With Wednesday night’s re-election defeats of board trustees Sonya “Terry” Still, Peter Went and Robyn Grodner, the turmoil at The Ethical Community Charter School (TECCS) over the ouster of former principal Marta Bergamini may be over.
In June, the Board’s executive committee, comprised of Still, Went, Veronica Park and Gordon Gemma, terminated Bergamini, touching off a firestorm of criticism from parents and other board members who charged that the committee had acted without justification or proper authority. A petition to reinstate Bergamini garnered 600 signatures. Trustee and lawyer Daniel Ackman was quoted by Jersey City Times as calling the termination both “illegal and unethical.” There was talk of lawsuits. Still filed an ethics complaint against Ackman. Ackman moved to dismiss the complaint, arguing that his statements to the press were both factual and ethically permitted. On Wednesday, board member Pamela Sidran made a motion to remove Ackman from the board. The motion failed.
Last month, this writer weighed in on the Bergamini controversy with an editorial critical of the executive committee’s actions.
With the resignations of Park on Wednesday, and Gemma last month, the board has been left with only five trustees. The board attorney, Joe Maddaloni Jr., who had been supportive of the executive committee’s actions, also resigned. A date has not been set to fill the empty seats. Board member and TECCS parent Nia Armstrong was elected as the new board chair.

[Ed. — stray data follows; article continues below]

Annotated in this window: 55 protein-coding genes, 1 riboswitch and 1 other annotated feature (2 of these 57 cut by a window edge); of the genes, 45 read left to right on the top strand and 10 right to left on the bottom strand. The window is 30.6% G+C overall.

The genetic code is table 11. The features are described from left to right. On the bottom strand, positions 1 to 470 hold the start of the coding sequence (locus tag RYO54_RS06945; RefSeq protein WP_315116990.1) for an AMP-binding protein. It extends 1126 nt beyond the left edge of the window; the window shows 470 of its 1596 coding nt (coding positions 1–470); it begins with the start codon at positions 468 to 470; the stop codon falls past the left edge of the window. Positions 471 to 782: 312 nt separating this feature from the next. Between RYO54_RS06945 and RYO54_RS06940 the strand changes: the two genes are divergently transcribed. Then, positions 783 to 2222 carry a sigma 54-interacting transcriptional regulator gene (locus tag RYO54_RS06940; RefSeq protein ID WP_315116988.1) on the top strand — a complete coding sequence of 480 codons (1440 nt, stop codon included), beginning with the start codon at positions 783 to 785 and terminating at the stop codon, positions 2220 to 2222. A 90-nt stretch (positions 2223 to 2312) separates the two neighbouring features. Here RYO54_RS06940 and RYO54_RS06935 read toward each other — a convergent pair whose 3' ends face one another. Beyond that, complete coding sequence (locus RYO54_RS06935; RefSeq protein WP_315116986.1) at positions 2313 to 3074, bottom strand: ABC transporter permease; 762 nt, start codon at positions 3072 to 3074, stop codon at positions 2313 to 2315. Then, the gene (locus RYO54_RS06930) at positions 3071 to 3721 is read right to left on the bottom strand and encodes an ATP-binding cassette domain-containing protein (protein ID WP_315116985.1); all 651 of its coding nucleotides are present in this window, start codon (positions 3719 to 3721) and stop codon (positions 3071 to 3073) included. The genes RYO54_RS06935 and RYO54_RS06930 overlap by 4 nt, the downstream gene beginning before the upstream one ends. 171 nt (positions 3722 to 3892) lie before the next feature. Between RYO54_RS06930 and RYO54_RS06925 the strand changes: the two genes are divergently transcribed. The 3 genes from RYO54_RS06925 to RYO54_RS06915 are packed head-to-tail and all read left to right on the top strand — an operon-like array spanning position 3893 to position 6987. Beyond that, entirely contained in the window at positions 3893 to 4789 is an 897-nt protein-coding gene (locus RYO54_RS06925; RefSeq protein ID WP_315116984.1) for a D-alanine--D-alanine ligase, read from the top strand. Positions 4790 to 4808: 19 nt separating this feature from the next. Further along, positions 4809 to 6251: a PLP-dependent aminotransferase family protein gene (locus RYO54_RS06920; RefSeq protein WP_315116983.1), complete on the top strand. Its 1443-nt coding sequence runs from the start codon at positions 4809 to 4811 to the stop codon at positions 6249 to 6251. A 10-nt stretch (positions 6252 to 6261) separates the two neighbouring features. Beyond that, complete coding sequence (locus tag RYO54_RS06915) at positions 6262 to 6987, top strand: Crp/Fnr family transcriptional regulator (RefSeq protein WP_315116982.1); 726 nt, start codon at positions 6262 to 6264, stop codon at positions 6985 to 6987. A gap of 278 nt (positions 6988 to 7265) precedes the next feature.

“There’s a lot of relief that the bad actors are off the board,” said parent Mike Vago.
“Marta was treated despicably. They [the executive committee] tried to destroy her career and her legacy,” said Ann Wallace, a founding board member at TECCS. “I have yet to meet a supporter of departing trustees,” said Meredith Whitefield, president of the TECCS Family School Association.
Nevertheless, the episode has left scars that will take more than one night to heal. “They’ve cost us a ton of money,” Vago continued, pointing to legal fees and the loss of funding from The Simon Foundation and the Ethics in Education Network. “They left a mess to be cleaned up…hopefully we can repair those relationships for the sake of the new principal.” Beyond money, in a school of 396 students, close to 10% left, many prompted by the the controversy and uncertainty that it brought about.
According to Wallace, there are lessons to be learned from the experience. “There are fundamental problems with the by-laws that we weren’t aware of until they were put to the test.” Although her children have now graduated, she’s eager to work on fixing them if asked. She’s also optimistic that the school can restore its reputation with financial supporters.
In August, with a start of the school year looming, a search committee made up of parents and board members recommended that the school hire Chloe Lewis, a fourteen-year education veteran who has worked as a teacher, math supervisor, curriculum supervisor, vice-principal, and principal.
Parents and educators appear to be hopeful that a page has been turned.
Said Whitefield, “We just want to see the school heal.”